Minggu, 16 Oktober 2016
Legalism and Consistent Spiritual Habits: Not the Same
“I believe many followers of Jesus mistakenly lump a commitment to consistent spiritual disciplines into the pejorative pool of legalism.”
I believe many followers of Jesus mistakenly lump a commitment to consistent spiritual disciplines into the pejorative pool of legalism.
Unfortunately, dismissing these proven habits as “legalistic” causes these believers to unwittingly miss out on significant spiritual growth. I believe a right-sized understanding of legalism, accompanied by a proper motivation to embrace the habits for spiritual growth, can produce a harvest of spiritual revitalization.
I remember my final month of seminary like it was yesterday. A professor asked us, “What issues do you think the American church will be facing in 20 years?”
That was 19 years ago.
Legalism, the belief that salvation and spiritual growth are obtained primarily from a strict adherence to God’s rules, had been the prevailing message in much of the evangelical and conservative churches for years. That message was changing rapidly as a substantive “grace-awakening” was happening on our seminary campus. I needed that awakening. I still do!
That said, there was a dark undercurrent developing in this change of tide. The grace awakening sparked a growing disdain for legalism, especially for those who were previously trapped in it. To be clear, I believe a measure of this disdain was righteous. Jesus dramatically confronted the legalism of the religious leaders of His day. Legalism is a lifeless counterfeit of the gospel and needs to be avoided.
The undercurrent was the intense emotional swing away from anything that smacked of legalism, which included any consistent effort to develop spiritually. My answer to the professor was, “I believe the church, 20 years from now, will be so ‘legalism-avoidant’ that the mainstream will pull away from engaging godly habits that lead to godly growth.”
Unfortunately, I became what I feared would happen to the church. I read the Bible, but I was not consistent. I prayed throughout the day but never had a focused time to pray intentionally about my life, family and ministry. I never journaled, so I had limited guidance from God’s Spirit on a daily basis. I was in a spiritual desert. I am pretty sure I wasn’t alone in that desert.
Thankfully, I found a road out of that desert five years ago. Two books paved that road for me. One helped me understand legalism in a way that empowered me to avoid its pitfalls without avoiding consistency in development habits. The other showed me the power and life that can come from a consistency that is not legalistic.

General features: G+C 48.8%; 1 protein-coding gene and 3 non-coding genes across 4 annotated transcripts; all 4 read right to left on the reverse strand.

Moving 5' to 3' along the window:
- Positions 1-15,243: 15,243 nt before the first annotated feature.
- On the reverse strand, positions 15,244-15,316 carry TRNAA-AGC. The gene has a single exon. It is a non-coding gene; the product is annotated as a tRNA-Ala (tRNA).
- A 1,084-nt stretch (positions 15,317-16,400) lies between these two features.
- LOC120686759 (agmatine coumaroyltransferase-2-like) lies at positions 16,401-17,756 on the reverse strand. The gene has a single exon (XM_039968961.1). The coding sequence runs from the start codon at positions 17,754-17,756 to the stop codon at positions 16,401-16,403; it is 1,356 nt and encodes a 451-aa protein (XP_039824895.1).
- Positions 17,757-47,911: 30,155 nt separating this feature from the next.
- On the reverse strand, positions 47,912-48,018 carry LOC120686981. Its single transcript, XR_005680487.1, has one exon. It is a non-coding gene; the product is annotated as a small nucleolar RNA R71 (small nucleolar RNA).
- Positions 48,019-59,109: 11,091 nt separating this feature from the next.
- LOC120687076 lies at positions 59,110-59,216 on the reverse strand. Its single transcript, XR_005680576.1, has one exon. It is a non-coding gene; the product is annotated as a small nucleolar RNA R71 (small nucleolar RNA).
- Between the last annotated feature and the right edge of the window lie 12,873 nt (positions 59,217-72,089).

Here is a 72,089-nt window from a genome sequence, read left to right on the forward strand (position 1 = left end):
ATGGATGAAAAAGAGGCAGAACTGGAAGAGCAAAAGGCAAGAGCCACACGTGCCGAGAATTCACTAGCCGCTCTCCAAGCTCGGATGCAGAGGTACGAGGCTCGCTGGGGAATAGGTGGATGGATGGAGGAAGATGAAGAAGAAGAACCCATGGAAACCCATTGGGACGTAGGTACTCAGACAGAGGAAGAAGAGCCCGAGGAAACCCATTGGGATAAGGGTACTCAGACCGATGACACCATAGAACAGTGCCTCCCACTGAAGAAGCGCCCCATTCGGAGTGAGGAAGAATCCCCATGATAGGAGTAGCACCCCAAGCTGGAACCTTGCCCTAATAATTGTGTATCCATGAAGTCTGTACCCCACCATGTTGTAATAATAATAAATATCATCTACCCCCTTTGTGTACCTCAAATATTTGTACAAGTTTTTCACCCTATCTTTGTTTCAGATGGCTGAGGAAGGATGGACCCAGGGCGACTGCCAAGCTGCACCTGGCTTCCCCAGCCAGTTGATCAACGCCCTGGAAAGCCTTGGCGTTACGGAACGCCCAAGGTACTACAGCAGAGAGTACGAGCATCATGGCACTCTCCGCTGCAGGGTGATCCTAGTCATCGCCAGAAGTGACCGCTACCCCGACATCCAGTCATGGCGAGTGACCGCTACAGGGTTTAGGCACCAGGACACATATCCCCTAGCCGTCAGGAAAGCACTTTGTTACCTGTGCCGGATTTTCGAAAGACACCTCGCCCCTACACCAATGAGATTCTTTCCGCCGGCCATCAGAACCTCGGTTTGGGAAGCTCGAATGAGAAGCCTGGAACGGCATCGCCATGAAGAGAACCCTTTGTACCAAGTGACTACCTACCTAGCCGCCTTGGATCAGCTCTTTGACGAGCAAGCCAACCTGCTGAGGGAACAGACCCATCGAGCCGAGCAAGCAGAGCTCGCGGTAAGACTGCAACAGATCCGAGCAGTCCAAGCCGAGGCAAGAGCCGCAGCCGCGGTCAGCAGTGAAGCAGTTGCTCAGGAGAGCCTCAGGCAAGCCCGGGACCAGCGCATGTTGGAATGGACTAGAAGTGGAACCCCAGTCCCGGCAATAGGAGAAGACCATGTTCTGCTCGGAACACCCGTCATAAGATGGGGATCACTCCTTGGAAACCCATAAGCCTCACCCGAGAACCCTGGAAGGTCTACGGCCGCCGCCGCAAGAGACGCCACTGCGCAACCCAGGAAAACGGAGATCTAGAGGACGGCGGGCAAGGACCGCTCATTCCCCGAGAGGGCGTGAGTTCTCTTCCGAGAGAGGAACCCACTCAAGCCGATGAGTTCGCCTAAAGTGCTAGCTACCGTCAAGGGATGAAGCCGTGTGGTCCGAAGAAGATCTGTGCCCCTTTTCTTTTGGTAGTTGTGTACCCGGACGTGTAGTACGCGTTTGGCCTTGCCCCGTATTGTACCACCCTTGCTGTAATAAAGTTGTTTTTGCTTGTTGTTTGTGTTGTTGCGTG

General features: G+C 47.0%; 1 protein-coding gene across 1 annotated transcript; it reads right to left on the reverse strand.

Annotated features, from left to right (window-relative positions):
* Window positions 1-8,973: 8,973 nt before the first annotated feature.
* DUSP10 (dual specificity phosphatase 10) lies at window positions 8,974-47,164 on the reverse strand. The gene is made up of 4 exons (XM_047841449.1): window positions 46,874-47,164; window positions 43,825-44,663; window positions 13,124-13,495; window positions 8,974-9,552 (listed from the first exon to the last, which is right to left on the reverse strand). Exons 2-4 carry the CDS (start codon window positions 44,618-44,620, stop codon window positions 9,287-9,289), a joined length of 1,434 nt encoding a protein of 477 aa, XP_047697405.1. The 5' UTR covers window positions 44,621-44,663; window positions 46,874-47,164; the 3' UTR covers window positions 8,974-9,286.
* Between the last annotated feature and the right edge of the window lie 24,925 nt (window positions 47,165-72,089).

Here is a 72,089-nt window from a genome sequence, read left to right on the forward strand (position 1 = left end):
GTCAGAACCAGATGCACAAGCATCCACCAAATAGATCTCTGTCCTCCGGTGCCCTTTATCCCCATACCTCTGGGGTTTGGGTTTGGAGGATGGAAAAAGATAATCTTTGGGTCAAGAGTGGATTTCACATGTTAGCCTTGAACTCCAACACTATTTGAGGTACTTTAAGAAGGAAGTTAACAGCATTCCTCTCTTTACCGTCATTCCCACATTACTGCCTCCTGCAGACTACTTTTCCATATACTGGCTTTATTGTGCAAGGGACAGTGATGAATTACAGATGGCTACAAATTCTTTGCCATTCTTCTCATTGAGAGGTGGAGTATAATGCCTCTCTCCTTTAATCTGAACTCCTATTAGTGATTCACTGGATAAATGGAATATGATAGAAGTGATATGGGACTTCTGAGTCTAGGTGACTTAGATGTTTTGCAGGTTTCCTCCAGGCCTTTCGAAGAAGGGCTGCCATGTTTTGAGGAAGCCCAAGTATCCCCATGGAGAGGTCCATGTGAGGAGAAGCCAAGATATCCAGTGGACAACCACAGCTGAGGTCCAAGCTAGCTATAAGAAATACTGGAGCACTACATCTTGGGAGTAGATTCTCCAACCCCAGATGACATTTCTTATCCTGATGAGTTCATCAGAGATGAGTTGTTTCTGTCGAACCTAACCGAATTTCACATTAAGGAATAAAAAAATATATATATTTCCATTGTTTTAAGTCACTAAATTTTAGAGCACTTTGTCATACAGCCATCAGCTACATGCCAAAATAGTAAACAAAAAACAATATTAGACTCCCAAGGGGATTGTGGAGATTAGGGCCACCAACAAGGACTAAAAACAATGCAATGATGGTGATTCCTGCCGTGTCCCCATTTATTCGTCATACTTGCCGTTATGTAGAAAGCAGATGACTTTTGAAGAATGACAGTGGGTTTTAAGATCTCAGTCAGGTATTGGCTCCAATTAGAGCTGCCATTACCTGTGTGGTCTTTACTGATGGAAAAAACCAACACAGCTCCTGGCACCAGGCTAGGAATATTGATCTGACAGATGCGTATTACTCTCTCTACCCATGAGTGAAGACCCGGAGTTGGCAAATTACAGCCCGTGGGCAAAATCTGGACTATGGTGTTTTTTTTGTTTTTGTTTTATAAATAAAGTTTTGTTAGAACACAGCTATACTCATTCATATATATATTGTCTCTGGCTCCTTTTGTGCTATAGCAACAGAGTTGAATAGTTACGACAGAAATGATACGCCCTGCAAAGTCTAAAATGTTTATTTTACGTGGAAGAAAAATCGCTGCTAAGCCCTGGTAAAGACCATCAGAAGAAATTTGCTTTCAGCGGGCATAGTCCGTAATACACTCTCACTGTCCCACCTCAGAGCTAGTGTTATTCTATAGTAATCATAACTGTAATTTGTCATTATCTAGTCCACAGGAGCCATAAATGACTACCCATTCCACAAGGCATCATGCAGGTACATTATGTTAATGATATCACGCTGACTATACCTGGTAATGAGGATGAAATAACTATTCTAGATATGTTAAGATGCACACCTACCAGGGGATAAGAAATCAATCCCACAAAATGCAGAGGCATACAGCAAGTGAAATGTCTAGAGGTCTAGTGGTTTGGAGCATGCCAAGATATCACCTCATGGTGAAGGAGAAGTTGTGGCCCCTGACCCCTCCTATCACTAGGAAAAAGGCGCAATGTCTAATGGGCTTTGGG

The first book was Tim Keller’s The Prodigal God, which brilliantly unpacks the heart of legalism through the lens of the older brother in Luke chapter 15. Keller writes, “Elder brothers obey God to get things. They don’t obey God to get God Himself.” Keller also writes, “If, like the elder brother, you believe that God ought to bless you and help you because you have worked so hard to obey him and be a good person, then Jesus may be your helper, your example, even your inspiration, but he is not your savior. You are serving as your own savior.”
Keller’s book helped me see that legalism involves my motive for engaging a behavior much more than the behavior itself. In other words, he gave me the right-sized understanding I needed. Once this was clear, I was free to re-engage some consistent behaviors without fear.
The second book was The Sacred Way by Tony Jones. Tony helped me see that the ancient disciplines have consistently provided powerful transformation, strength and spiritual insight for church leaders throughout the centuries. I wanted to “taste and see” God’s power the way those people did! Jones’ book gave me the proper motivation for engaging consistently in those ancient practices.
If you want to abide with Jesus in order to know Jesus, and you want to know Jesus in order to be led by Jesus, then you have the proper motive to engage the godly habits that help you grow in God’s grace.
The most influential verse in my life for the last five years has been John 10:10. Take note of the extremes Jesus presents in this verse.
“The thief comes only to steal and kill and destroy; I have come that they may have life, and have it to the full.”
Satan is a thief. I believe Satan has been the primary influencer in the rise of legalism throughout the history of God’s people. I believe he will do it again. He will use legalism to steal, kill and destroy life as often as he can. That said, please consider this warning; Satan can also use a false definition of legalism to keep us from consistently engaging the habits that lead to life.
You don’t need to let him steal that life from you. Jesus has a better plan. He wants to give you life to the full. He has invited you to sit down beside His streams of living water and drink. He has invited you to do it consistently. He has promised a life fully alive as you come to Him, FOR HIM, trusting Him with the outcomes. You can, with Jesus’ help, be consistent without being legalistic. *
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